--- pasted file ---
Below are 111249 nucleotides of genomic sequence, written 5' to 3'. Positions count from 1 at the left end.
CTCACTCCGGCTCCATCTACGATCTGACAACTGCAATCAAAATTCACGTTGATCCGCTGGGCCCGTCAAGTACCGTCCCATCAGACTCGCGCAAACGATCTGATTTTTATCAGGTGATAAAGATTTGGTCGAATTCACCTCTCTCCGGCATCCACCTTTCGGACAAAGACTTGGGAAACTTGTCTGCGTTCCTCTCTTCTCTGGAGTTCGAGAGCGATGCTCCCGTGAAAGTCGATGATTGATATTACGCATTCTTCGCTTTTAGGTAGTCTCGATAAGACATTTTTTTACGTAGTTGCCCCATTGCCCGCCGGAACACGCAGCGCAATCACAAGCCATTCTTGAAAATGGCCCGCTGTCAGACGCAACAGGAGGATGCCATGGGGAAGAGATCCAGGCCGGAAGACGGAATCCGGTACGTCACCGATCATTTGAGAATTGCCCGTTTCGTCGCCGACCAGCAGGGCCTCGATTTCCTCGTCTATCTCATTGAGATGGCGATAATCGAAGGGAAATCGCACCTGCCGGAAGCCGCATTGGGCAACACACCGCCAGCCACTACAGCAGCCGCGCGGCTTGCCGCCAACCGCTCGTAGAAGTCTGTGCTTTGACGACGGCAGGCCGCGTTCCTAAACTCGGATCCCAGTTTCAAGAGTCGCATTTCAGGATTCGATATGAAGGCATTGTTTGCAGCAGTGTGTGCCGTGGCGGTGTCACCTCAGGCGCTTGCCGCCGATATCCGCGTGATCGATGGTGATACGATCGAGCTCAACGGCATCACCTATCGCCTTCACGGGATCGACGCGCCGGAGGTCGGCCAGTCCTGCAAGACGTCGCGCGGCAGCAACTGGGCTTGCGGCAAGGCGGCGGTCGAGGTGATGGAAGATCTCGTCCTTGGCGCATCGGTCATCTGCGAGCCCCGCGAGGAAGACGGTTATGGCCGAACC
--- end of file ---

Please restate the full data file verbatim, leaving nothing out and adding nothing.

Below are 111249 nucleotides of genomic sequence, written 5' to 3'. Positions count from 1 at the left end.
CTCACTCCGGCTCCATCTACGATCTGACAACTGCAATCAAAATTCACGTTGATCCGCTGGGCCCGTCAAGTACCGTCCCATCAGACTCGCGCAAACGATCTGATTTTTATCAGGTGATAAAGATTTGGTCGAATTCACCTCTCTCCGGCATCCACCTTTCGGACAAAGACTTGGGAAACTTGTCTGCGTTCCTCTCTTCTCTGGAGTTCGAGAGCGATGCTCCCGTGAAAGTCGATGATTGATATTACGCATTCTTCGCTTTTAGGTAGTCTCGATAAGACATTTTTTTACGTAGTTGCCCCATTGCCCGCCGGAACACGCAGCGCAATCACAAGCCATTCTTGAAAATGGCCCGCTGTCAGACGCAACAGGAGGATGCCATGGGGAAGAGATCCAGGCCGGAAGACGGAATCCGGTACGTCACCGATCATTTGAGAATTGCCCGTTTCGTCGCCGACCAGCAGGGCCTCGATTTCCTCGTCTATCTCATTGAGATGGCGATAATCGAAGGGAAATCGCACCTGCCGGAAGCCGCATTGGGCAACACACCGCCAGCCACTACAGCAGCCGCGCGGCTTGCCGCCAACCGCTCGTAGAAGTCTGTGCTTTGACGACGGCAGGCCGCGTTCCTAAACTCGGATCCCAGTTTCAAGAGTCGCATTTCAGGATTCGATATGAAGGCATTGTTTGCAGCAGTGTGTGCCGTGGCGGTGTCACCTCAGGCGCTTGCCGCCGATATCCGCGTGATCGATGGTGATACGATCGAGCTCAACGGCATCACCTATCGCCTTCACGGGATCGACGCGCCGGAGGTCGGCCAGTCCTGCAAGACGTCGCGCGGCAGCAACTGGGCTTGCGGCAAGGCGGCGGTCGAGGTGATGGAAGATCTCGTCCTTGGCGCATCGGTCATCTGCGAGCCCCGCGAGGAAGACGGTTATGGCCGAACC